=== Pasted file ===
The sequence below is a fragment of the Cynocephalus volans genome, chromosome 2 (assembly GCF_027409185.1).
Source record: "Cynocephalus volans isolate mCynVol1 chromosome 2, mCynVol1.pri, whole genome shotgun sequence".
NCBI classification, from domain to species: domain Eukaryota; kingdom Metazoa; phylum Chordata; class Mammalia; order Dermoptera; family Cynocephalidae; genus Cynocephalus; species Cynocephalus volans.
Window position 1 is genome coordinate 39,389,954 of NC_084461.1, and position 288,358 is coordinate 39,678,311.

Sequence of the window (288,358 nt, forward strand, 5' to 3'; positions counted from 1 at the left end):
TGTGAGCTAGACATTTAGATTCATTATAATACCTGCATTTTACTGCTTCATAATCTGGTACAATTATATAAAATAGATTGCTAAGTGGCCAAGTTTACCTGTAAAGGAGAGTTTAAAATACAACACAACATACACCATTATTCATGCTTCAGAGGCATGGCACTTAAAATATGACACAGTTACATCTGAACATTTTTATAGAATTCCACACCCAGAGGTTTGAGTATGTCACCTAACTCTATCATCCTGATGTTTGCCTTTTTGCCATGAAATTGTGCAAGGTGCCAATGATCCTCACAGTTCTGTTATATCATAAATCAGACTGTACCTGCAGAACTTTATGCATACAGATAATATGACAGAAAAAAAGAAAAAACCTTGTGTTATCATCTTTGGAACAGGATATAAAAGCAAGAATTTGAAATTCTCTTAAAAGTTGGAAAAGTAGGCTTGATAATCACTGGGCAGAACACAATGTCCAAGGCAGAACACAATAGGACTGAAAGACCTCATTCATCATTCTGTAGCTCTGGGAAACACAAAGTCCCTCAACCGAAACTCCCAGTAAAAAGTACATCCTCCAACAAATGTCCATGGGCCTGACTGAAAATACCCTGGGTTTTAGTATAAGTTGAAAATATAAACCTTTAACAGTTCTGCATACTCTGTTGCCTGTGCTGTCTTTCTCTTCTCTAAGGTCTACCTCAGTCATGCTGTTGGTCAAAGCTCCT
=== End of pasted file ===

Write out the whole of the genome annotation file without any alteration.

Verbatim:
The sequence below is a fragment of the Cynocephalus volans genome, chromosome 2 (assembly GCF_027409185.1).
Source record: "Cynocephalus volans isolate mCynVol1 chromosome 2, mCynVol1.pri, whole genome shotgun sequence".
NCBI classification, from domain to species: domain Eukaryota; kingdom Metazoa; phylum Chordata; class Mammalia; order Dermoptera; family Cynocephalidae; genus Cynocephalus; species Cynocephalus volans.
Window position 1 is genome coordinate 39,389,954 of NC_084461.1, and position 288,358 is coordinate 39,678,311.

Sequence of the window (288,358 nt, forward strand, 5' to 3'; positions counted from 1 at the left end):
TGTGAGCTAGACATTTAGATTCATTATAATACCTGCATTTTACTGCTTCATAATCTGGTACAATTATATAAAATAGATTGCTAAGTGGCCAAGTTTACCTGTAAAGGAGAGTTTAAAATACAACACAACATACACCATTATTCATGCTTCAGAGGCATGGCACTTAAAATATGACACAGTTACATCTGAACATTTTTATAGAATTCCACACCCAGAGGTTTGAGTATGTCACCTAACTCTATCATCCTGATGTTTGCCTTTTTGCCATGAAATTGTGCAAGGTGCCAATGATCCTCACAGTTCTGTTATATCATAAATCAGACTGTACCTGCAGAACTTTATGCATACAGATAATATGACAGAAAAAAAGAAAAAACCTTGTGTTATCATCTTTGGAACAGGATATAAAAGCAAGAATTTGAAATTCTCTTAAAAGTTGGAAAAGTAGGCTTGATAATCACTGGGCAGAACACAATGTCCAAGGCAGAACACAATAGGACTGAAAGACCTCATTCATCATTCTGTAGCTCTGGGAAACACAAAGTCCCTCAACCGAAACTCCCAGTAAAAAGTACATCCTCCAACAAATGTCCATGGGCCTGACTGAAAATACCCTGGGTTTTAGTATAAGTTGAAAATATAAACCTTTAACAGTTCTGCATACTCTGTTGCCTGTGCTGTCTTTCTCTTCTCTAAGGTCTACCTCAGTCATGCTGTTGGTCAAAGCTCCT